6. A heated steering wheel in accordance with claim 4 wherein said conductive particles comprise at least one of conductive carbon particles, graphite particles, and metal particles.

7. A heated steering wheel in accordance with claim 1 wherein a resistivity of said polymeric PTC material increases as a temperature of said polymeric PTC material increases, at a predetermined temperature, said increased resistivity sufficiently high enough to block a current through said polymeric PTC material to prevent overheating of said steering wheel.

8. A heated steering wheel in accordance with claim 1 wherein said rim core is substantially completely over-molded with said polymeric PTC material.

9. A heated steering wheel in accordance with claim 1 wherein only predetermined portions of said rim core are over-molded with said polymeric PTC material.

10. A heated steering wheel in accordance with claim 1 wherein said rim core comprises a metal material or a plastic material, said metal material comprising at least one of steel, aluminum, and magnesium, said plastic material comprising at least one of silicone modified polycarbonates, nylon, polyesters, polyphenylene oxide, polypropylene, and polyurethane.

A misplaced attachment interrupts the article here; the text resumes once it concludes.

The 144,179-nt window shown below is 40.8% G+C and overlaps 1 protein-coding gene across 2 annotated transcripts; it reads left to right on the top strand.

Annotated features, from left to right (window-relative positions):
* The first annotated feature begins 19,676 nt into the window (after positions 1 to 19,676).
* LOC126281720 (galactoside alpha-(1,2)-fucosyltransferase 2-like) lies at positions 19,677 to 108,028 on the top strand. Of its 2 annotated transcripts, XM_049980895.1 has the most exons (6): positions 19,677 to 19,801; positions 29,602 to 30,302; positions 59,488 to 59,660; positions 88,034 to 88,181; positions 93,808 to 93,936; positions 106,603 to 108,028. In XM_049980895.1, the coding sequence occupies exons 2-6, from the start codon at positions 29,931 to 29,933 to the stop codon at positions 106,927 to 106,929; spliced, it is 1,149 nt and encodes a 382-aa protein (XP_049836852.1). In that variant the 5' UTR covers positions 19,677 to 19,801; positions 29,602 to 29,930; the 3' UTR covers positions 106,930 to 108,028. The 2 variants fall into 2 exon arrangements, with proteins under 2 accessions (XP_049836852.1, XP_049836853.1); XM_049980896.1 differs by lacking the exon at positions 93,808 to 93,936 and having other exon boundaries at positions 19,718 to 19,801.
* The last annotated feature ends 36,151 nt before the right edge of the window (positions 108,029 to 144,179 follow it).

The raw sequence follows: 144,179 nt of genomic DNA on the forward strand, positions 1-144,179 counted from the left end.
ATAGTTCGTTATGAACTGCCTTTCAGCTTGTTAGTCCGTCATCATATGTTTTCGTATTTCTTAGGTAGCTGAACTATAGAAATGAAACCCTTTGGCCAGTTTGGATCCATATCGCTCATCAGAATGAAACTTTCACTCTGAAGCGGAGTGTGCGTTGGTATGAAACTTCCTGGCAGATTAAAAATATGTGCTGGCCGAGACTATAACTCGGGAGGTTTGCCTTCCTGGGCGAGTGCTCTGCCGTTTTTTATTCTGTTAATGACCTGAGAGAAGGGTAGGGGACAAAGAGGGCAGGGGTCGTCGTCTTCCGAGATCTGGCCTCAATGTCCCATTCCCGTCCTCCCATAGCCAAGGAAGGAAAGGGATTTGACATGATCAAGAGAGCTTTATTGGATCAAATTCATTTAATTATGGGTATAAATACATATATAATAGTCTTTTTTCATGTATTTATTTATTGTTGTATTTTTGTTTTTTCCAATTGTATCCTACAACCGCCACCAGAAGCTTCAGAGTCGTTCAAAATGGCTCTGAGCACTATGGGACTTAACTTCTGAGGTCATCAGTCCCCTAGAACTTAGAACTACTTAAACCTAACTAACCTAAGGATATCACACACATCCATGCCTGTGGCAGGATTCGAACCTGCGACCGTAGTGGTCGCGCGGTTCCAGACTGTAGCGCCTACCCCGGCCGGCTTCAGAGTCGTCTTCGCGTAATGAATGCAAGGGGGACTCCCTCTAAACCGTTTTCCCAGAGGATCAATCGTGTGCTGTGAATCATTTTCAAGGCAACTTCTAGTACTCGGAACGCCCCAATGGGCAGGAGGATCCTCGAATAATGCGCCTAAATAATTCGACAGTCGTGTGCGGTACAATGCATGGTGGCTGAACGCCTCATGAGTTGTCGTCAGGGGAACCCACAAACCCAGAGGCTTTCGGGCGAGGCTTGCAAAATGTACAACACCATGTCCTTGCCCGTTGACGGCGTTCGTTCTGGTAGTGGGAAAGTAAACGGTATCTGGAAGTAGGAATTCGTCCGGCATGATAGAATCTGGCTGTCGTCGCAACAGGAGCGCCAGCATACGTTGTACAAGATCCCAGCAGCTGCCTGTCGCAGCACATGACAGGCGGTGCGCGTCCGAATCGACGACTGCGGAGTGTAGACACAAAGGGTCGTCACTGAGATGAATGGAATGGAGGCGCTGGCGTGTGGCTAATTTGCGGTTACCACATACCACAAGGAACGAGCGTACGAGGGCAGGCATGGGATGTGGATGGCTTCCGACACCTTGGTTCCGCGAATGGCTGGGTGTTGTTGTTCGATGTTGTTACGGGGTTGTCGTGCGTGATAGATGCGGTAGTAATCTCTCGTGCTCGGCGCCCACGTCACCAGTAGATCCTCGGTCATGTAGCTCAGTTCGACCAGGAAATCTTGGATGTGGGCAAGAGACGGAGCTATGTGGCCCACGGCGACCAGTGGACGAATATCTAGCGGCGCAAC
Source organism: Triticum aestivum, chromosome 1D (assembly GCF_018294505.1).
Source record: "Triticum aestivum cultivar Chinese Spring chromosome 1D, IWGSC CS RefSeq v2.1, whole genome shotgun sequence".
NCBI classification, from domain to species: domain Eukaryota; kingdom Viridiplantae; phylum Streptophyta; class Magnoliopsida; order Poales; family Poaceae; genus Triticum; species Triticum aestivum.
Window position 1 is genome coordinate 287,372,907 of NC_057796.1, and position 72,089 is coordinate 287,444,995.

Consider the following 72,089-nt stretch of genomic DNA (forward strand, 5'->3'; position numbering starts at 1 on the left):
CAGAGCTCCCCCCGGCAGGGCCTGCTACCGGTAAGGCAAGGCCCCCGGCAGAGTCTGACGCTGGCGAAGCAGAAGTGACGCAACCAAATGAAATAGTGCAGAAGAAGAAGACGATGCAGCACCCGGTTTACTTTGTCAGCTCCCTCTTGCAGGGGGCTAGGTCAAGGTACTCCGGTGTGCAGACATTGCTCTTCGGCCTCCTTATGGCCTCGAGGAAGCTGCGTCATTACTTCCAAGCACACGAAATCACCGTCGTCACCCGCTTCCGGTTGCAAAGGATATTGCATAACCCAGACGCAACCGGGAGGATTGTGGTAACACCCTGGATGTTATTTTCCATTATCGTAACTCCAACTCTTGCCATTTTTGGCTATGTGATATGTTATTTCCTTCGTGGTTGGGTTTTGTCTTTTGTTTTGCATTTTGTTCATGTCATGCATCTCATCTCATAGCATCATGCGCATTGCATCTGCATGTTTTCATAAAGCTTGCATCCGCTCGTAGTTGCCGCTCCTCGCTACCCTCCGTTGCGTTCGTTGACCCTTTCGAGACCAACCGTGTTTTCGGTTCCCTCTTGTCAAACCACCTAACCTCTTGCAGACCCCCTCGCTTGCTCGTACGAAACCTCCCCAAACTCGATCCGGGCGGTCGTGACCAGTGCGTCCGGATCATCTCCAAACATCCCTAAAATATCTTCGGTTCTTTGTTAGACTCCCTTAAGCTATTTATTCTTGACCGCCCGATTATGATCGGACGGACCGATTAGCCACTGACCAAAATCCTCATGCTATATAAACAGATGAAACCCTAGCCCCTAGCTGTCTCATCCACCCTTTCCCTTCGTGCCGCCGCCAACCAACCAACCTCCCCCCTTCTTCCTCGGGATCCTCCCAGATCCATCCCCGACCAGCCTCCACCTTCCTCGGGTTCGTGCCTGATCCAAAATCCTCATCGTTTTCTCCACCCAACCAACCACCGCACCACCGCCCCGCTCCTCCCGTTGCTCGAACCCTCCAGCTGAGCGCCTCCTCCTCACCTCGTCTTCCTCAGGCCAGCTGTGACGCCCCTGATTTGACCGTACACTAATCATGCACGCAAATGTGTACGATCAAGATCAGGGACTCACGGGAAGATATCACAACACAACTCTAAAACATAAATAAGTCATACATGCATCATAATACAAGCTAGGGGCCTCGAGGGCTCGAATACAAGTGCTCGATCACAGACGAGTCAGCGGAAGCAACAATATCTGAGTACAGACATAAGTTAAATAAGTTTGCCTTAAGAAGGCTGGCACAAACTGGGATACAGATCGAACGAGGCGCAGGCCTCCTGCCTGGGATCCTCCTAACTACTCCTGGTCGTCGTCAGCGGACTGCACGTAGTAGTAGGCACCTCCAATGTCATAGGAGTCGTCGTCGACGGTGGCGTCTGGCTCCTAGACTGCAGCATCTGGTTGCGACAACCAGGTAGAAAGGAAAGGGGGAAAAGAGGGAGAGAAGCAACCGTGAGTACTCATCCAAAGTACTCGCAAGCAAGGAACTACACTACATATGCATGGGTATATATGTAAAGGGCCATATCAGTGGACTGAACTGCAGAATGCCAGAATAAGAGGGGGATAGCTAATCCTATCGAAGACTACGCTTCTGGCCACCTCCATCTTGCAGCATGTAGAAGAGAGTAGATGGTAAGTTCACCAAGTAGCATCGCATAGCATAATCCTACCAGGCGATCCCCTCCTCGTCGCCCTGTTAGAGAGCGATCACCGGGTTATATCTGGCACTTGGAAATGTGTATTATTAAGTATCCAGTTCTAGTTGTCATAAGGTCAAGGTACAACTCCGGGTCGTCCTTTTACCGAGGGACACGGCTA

11. A heated steering wheel in accordance with claim 1 wherein said thermoplastic material comprises at least one of silicone modified polycarbonates, nylon, polyesters, polyphenylene oxide, polypropylene, and foamed thermoplastic materials thereof.

12. A method of forming a heated steering wheel for an automotive vehicle, the steering wheel comprising a center hub, a rim, and a plurality of spokes connecting the rim to the center hub, said method comprising: providing a rim core member; positioning the rim core member in a mold; introducing a polymeric PTC material into the mold to over-mold at least a portion of the rim core member, the polymeric PTC material comprising a crystalline polymer and a plurality conductive particles.